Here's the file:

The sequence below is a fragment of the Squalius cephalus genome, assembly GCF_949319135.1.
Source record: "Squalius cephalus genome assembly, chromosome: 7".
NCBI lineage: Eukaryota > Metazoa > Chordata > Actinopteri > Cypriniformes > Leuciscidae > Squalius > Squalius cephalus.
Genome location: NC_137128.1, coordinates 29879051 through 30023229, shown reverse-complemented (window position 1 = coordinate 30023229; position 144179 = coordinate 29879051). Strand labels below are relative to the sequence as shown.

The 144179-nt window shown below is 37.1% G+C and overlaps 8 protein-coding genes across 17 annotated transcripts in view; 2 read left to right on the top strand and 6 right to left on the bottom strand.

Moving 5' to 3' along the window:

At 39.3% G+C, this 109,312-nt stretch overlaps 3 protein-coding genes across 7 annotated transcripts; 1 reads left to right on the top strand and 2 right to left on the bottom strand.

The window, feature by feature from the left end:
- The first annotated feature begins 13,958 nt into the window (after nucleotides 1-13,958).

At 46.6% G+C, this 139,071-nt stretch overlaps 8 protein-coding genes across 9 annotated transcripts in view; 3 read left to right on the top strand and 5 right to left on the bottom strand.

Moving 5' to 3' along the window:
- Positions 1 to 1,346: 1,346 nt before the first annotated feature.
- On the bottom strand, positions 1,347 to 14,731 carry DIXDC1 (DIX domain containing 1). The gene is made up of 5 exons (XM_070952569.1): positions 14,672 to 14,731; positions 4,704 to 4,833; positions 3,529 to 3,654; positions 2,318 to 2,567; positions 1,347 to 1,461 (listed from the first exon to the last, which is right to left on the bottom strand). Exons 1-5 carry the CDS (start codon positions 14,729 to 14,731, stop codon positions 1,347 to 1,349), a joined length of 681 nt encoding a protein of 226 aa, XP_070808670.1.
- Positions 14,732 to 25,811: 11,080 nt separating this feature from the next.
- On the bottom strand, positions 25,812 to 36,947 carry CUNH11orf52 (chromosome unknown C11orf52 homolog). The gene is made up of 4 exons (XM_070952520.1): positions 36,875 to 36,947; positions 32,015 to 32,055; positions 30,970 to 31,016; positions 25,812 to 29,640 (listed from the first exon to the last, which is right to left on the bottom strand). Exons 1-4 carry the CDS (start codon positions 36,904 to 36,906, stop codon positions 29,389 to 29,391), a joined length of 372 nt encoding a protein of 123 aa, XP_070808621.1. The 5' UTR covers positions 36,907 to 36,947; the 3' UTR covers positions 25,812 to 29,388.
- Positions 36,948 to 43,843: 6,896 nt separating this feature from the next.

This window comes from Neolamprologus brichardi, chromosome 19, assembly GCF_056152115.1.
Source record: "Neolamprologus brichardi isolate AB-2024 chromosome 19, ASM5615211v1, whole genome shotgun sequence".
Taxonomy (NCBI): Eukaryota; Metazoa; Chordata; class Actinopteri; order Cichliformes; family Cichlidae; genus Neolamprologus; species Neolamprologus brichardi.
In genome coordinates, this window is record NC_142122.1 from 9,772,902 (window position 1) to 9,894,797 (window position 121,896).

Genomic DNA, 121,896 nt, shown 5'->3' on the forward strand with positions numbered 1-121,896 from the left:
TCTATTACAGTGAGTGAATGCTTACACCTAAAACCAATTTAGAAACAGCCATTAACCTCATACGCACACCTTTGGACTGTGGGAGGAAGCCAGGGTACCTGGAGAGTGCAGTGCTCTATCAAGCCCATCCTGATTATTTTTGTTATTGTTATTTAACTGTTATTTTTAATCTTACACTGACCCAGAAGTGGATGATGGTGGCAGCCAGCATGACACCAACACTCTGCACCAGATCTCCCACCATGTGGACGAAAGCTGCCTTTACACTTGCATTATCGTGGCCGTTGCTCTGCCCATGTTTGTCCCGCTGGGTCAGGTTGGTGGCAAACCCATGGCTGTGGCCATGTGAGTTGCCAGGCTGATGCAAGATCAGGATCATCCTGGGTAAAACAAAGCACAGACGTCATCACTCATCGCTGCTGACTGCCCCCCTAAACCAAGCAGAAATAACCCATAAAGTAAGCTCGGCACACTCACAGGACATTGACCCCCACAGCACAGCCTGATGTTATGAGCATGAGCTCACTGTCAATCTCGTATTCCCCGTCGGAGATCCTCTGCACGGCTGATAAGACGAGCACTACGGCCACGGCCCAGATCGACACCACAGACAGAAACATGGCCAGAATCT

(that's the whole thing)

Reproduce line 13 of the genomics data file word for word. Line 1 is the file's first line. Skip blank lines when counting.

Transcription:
- On the bottom strand, positions 1,347 to 14,731 carry DIXDC1 (DIX domain containing 1). The gene is made up of 5 exons (XM_070952569.1): positions 14,672 to 14,731; positions 4,704 to 4,833; positions 3,529 to 3,654; positions 2,318 to 2,567; positions 1,347 to 1,461 (listed from the first exon to the last, which is right to left on the bottom strand). Exons 1-5 carry the CDS (start codon positions 14,729 to 14,731, stop codon positions 1,347 to 1,349), a joined length of 681 nt encoding a protein of 226 aa, XP_070808670.1.